If you’re reading this, chances are it’s not the first time you’ve clicked on a blog headline that has ‘B2B’ slotted into it. The term isn’t in itself one that screams excitement – taking it apart, you’re left with a business sandwich, and the accompanying copy can sometimes mean it’s a bit dry.
But the world of business is exciting. It’s exciting to be part of large-scale innovations that impact cultures, social trends and our day-to-day lives. And though business-to-business marketing is often overlooked in terms of creativity, packed inside is a plethora of potential for people to play with.
And the thrill for B2B copywriters? Being tasked with uplifting a topic from overly-serious to alluring. With so much B2B copy these days built up of technological terms, there’s a real challenge to pepper that content with language that excites all parts of the brain. One way of doing that? Using achievement-focused, positive language.
Language choice is an essential factor in the transformation of B2B copy. Let’s take a look at why – with three ways that language makes all the difference.
Every good piece of content needs to tell a story, and in every good story there’s a journey to go on. But how can you make it a joyous one, when every other sentence formed refers to acquisitions, integrations and payment processes?
When you’re reading a book, it’s not the structure of the story that keeps you interested. Every story generally follows the three-act structure, and not all parts of a story are that interesting. To keep excitement in the plot high, writers use thought-provoking, imaginative language.
Try not to draw people in with an exciting introduction, only to let their attention wane after a block of Back-2-Back business lingo. Start your story with positive language and keep it up throughout – even during the ‘problem’ stages.
“Research shows a shift towards employees favouring the implementation of permanent hybrid work solutions.”
“Research highlights the growing positive employee attitudes towards a future with hybrid work solutions.”
When it comes to change, people are generally either nervous, unbothered or enthusiastic. And because so much of B2B revolves around changes, major or small, with huge knock-on effects to so many people, sparking reader excitement is key. So even if a brand’s messaging on a certain topic is serious, copywriters still need to keep it colourful.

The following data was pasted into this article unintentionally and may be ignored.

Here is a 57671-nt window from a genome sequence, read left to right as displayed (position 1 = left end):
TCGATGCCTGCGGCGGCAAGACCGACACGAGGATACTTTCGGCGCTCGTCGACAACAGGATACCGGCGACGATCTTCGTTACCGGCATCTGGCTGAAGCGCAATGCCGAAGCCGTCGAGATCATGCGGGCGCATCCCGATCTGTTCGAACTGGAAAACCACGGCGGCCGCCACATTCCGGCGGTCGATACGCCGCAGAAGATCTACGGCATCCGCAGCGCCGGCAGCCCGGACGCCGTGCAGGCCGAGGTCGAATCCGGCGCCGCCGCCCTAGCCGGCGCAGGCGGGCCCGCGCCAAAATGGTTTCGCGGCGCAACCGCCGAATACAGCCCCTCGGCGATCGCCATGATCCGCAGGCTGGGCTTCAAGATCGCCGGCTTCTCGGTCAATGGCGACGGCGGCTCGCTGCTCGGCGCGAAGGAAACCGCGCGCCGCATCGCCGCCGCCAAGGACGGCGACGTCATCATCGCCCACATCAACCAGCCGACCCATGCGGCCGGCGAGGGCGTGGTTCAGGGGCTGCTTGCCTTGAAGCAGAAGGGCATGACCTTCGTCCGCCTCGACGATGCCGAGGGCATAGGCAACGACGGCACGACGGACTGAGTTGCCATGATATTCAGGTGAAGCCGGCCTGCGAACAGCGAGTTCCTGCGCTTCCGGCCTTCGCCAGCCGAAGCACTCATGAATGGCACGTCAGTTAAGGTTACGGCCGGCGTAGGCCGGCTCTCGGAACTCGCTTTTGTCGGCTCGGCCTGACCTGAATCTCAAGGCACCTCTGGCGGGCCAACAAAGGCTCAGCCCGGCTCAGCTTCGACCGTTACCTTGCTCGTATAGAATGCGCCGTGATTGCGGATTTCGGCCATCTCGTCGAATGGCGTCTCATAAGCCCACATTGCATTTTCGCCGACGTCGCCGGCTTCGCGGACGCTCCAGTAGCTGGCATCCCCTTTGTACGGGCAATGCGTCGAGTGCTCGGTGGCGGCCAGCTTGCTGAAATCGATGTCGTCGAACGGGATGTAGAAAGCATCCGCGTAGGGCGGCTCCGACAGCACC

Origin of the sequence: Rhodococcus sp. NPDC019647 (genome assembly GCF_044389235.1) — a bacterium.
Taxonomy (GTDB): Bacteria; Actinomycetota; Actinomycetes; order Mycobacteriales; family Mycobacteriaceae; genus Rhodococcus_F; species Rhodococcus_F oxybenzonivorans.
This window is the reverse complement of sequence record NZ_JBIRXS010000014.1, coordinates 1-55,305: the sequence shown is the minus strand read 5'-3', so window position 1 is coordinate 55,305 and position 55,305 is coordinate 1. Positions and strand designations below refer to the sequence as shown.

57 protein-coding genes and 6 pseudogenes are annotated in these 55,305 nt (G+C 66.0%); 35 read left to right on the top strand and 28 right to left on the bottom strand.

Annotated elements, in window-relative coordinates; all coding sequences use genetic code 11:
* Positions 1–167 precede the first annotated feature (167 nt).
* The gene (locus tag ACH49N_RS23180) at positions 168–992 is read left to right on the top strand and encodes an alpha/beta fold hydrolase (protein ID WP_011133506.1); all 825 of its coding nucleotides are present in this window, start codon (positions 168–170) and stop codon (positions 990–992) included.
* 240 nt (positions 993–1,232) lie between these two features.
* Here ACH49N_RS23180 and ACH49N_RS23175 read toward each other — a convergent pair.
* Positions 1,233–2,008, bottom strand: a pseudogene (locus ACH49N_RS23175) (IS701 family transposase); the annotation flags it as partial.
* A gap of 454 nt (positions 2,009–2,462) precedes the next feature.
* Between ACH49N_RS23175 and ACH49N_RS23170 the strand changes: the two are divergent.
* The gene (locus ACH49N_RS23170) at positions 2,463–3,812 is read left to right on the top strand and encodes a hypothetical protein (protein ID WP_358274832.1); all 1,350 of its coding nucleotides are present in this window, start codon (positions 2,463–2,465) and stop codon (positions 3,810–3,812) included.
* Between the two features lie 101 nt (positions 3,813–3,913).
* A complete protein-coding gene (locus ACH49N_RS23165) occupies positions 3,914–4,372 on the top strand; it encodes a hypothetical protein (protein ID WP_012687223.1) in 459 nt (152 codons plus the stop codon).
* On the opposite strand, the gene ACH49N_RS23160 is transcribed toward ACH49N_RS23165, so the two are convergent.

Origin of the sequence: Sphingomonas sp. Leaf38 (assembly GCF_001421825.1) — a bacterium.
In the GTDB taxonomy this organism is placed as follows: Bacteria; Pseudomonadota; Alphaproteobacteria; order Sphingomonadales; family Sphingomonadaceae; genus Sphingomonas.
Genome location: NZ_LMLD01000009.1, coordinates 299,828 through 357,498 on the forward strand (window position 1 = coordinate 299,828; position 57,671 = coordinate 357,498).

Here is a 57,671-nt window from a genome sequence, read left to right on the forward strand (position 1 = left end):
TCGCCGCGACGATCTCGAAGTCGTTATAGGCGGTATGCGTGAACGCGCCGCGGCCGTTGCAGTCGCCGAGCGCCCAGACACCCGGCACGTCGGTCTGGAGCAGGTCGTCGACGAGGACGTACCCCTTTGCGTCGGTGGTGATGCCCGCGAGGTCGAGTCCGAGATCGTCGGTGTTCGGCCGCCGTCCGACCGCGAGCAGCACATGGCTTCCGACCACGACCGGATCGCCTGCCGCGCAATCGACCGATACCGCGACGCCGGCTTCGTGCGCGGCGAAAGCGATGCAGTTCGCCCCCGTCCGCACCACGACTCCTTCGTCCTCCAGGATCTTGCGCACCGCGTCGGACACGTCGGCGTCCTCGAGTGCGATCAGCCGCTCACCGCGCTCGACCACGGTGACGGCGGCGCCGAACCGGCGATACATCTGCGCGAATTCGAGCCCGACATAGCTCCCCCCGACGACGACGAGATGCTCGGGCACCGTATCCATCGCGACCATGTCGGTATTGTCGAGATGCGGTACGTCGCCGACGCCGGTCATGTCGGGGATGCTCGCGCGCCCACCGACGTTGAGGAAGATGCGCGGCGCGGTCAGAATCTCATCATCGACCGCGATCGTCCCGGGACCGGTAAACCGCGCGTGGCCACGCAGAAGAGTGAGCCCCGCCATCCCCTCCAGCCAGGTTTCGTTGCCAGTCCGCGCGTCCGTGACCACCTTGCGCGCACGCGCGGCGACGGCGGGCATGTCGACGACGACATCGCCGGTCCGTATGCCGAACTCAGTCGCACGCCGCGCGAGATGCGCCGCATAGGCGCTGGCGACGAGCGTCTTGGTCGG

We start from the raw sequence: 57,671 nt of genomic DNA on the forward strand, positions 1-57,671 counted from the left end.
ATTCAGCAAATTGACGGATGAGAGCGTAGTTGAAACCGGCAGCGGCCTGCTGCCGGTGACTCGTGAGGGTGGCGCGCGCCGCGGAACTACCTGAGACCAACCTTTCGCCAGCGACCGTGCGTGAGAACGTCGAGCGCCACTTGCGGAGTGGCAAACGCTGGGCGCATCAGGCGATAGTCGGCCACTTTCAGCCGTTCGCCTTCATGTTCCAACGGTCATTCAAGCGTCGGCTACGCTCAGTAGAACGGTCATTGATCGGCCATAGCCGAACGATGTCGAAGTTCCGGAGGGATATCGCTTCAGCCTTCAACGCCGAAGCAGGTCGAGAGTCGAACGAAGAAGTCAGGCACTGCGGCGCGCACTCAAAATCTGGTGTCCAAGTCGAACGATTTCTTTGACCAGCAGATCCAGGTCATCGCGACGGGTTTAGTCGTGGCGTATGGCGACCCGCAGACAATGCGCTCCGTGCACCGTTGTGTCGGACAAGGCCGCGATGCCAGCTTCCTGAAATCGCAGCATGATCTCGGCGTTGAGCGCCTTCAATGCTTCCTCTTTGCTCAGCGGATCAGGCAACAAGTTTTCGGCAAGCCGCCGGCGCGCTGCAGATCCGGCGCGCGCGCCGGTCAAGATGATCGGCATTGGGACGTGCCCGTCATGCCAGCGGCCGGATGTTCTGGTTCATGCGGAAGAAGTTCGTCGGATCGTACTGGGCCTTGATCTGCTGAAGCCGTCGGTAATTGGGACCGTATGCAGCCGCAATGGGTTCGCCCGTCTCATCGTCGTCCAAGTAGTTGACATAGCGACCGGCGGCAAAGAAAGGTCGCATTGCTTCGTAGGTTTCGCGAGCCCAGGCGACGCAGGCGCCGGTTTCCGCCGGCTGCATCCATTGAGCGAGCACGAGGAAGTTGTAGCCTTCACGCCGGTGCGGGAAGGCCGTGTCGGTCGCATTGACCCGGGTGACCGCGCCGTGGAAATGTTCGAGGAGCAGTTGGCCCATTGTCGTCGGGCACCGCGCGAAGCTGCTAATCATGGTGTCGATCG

Tone of voice is a huge part of what sells a brand to its audience. Understanding that tone of voice as a copywriter is therefore essential – but even the most serious TOVs can be spruced up with a bit of optimism. A pharmaceutical business promoting the launch of an innovative new digital service might want to keep things in-line with their standards as a healthcare provider. They can’t over promise or undervalue what they’re offering. But they are promoting a change in how they operate, and ultimately how their customers access their service – so while the topic is serious, the messaging can be inspiring.
“The new service will make processes easier for employees and appointments more accessible for patients.”
“With a new and innovative system, the service simplifies employee processes, and generates greater accessibility for patients when making appointments.”
A more dynamic read is a better read. Quality content constantly activates the imagination and propels you through a narrative, keeping you informed and interested at the same time.
Mitigating factors mean that for copywriters, it’s hard to make every piece of copy dynamic – minimal word count, format limitations, and restricted references all impact how and what you produce.
The vital counterpart of copy is design, and when the two work together harmoniously, there’s potential for truly engaging content. But while visualising is important for grabbing attention and demonstrating the purpose of a campaign, using the right words can turn the mind of a reader into their very own vision board.
From a young age, people are taught to strive for personal success, and when your messaging is achievement-focused, readers attribute that to their very own goals. Copy that drip-feeds positive, relatable language throughout can make the reader personally invested in what they’re reading.
“The challenge now is for businesses to meet new expectations following two years of change.”
“The challenge for businesses today? Rising to, and tackling head-on, new and important expectations.”
Delivering suitable B2B content might at first seem to require less creative exploration – but that doesn’t mean there aren’t ways to make your copy’s flame burn brighter. Yes – B2B copy is centred around business, but you can always approach writing it like you would your daily (or now weekly) commute. A train journey that goes the same way every day isn’t going to fill you with joy, but that’s the beauty of having headphones or a book to read on the way. The endless choices we have with language means that there’s always a way to make copy more enjoyable for you to write – and more exciting for the reader to consume.
The latest (and most useful) B2B insight, delivered to your inbox.
Publicis Pro needs the contact information you provide to send you the latest B2B insights. You may unsubscribe from these communications at anytime.